… is it always gets worse*

Bruce Cockburn





Now that the 2022-23 meteorological winter is over, it’s safe to say that it was an abnormally wet and snowy winter. Some places in the Sierra Nevada, for example, have seen two to four times the normal amount of snow. 

Even southern Californians grappled with blizzards (not normal) and an avalanche was triggered on Mount San Jacinto near Palm Springs (not normal). Silverton, Colorado, was buried in several feet of snow, suffered an hours-long power outage, and was isolated from the outside world when the passes in both directions closed due to avalanches. Two skiers were killed by an avalanche near Vallecito Reservoir in southwestern Colorado. The tragedy was made all the more shocking by the relatively low-elevation (8,400 feet) at which the accident occurred, in a place that normally doesn’t receive enough snow to create significant avalanche hazards. 

You may have noticed that I used the term “normal” several times in the preceding paragraphs. But what does normal really mean? It seems so subjective, a somewhat derogatory descriptor of something boring. And yet, meteorologists and climate scientists use the term all the time to let us know whether a winter’s snowfall or temperatures fall within an average (or median) historic range or not¹. 

That makes sense. But weirdly, the National Oceanic and Atmospheric Administration determines its normals by looking only at the most recent three decades. So, for example, if one were to say the snow water equivalent at the Spratt Creek SNOTEL station in northeastern California is currently 450% of normal (the actual reading on March 3), they would mean that it’s four and a half times greater than the 1991-2020 median. Prior to May 2021, the normal was based on the period from 1981-2010, which was 

That, understandably, irks some folks, since it seems like a rather short period of time to use to define “normal.” Also, if those three decades were, say, drier than the decades that preceded them, wouldn’t that skew things? Why not go back to the beginning of record keeping? The National Weather Service has an answer: the criteria was chosen by the international meteorological community in the 1930s because many countries didn’t have reliable record keeping prior to 1900. So, the thirty-year standard was a bit of an accident of timing, and it stuck.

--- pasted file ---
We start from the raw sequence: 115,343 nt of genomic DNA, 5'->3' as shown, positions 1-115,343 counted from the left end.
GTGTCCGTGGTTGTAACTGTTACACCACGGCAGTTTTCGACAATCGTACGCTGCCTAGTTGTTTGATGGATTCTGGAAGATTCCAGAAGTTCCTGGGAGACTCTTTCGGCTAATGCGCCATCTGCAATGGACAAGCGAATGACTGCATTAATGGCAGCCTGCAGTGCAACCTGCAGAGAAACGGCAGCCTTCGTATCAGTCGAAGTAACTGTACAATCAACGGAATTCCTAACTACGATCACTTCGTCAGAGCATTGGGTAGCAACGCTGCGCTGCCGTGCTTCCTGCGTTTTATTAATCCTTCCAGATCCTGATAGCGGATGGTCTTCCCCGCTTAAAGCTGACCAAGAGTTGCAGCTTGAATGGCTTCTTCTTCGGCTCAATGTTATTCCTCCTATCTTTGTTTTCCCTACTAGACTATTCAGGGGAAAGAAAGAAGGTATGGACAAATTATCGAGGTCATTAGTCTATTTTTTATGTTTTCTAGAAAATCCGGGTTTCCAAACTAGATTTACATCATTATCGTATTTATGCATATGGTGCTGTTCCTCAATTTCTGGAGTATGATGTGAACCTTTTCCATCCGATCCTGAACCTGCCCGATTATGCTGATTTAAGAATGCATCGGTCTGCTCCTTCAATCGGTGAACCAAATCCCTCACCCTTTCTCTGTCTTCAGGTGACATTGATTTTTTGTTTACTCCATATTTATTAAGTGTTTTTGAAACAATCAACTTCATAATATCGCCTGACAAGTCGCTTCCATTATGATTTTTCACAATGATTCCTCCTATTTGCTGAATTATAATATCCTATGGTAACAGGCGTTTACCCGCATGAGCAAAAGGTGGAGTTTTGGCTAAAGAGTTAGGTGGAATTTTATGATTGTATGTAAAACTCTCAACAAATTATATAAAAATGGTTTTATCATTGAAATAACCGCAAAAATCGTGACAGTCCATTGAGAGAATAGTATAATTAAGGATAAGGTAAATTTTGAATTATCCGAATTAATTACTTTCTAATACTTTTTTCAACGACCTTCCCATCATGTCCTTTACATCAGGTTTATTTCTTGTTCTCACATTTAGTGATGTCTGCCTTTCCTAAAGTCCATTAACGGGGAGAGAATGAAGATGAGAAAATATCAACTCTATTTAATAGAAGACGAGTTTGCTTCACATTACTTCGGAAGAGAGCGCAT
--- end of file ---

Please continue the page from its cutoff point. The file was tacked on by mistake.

Which is fine and good but it still leaves me feeling empty, kind of like when I eat a Blake’s Lotaburger and they forget to add the green chile. It just seems far more valuable to be able to compare current conditions to as deep a historic record as possible. The good news is, in addition to using the 30-year normal, NOAA also tracks the 20th century averages, so we can at least easily compare the new normal to the old and compare both to the 20th century average.

As you can see from the above graphics, the trouble with normal — especially when dealing with temperature — is it (almost) always gets worse. 

Departure from normal temperature and precipitation in Colorado. The yellow and orange blob at the center of the image, representing above normal temperatures and below normal precipitation, is over the San Luis Valley in south-central Colorado. Source: National Weather Service. The purple splotch in the southwestern part of the state is right over Coal Bank Pass between Durango and Silverton. 

So, it was an above-normal winter in most of the West, but not all, as is evident in the graphic above. But, alas, the drought is not over — at least not in most places. Still, it’s remarkable how much improvement there’s been since 2021, especially in the Southwest. Arizona is almost completely out of drought.

Unfortunately, the outlook is not great for the Southwest, which is expected to be warmer and drier than normal over the next few months.


Foto Friday

A couple of weeks ago, a Greek person picked up a copy of my novel, Behind the Slickrock Curtain, and looked at it in a perplexed fashion (and they hadn’t even read the weirdness yet). 

“Slickrock?” he said. “What is slickrock.”

“Oh, just another name for sandstone,” I replied.


“Uhh, yeah. Like … limestone in Greece, only made of sand?” 

He nodded as if he understood, but I knew I had not adequately described slickrock or sandstone. I had failed to communicate the way sandstone captures the glow of a Utah sunset or seems, literally, to contain the pale blue glow of moonlight. I had left out the sensuousness of the stone, the way wind and water wear it down smooth, or the way it captures the warmth of the sun and holds it softly and how it feels against your flesh after immersing yourself in an icy, tadpole-teeming pothole and you climb out and plop face down naked on the stone. I was at a loss when trying to describe the metallic blood smell of the stone after the first drops of summer rain hit it, evaporating almost instantly. 

I could not convey the yearning I feel for sandstone when I haven’t seen or touched or smelled it in a long time.

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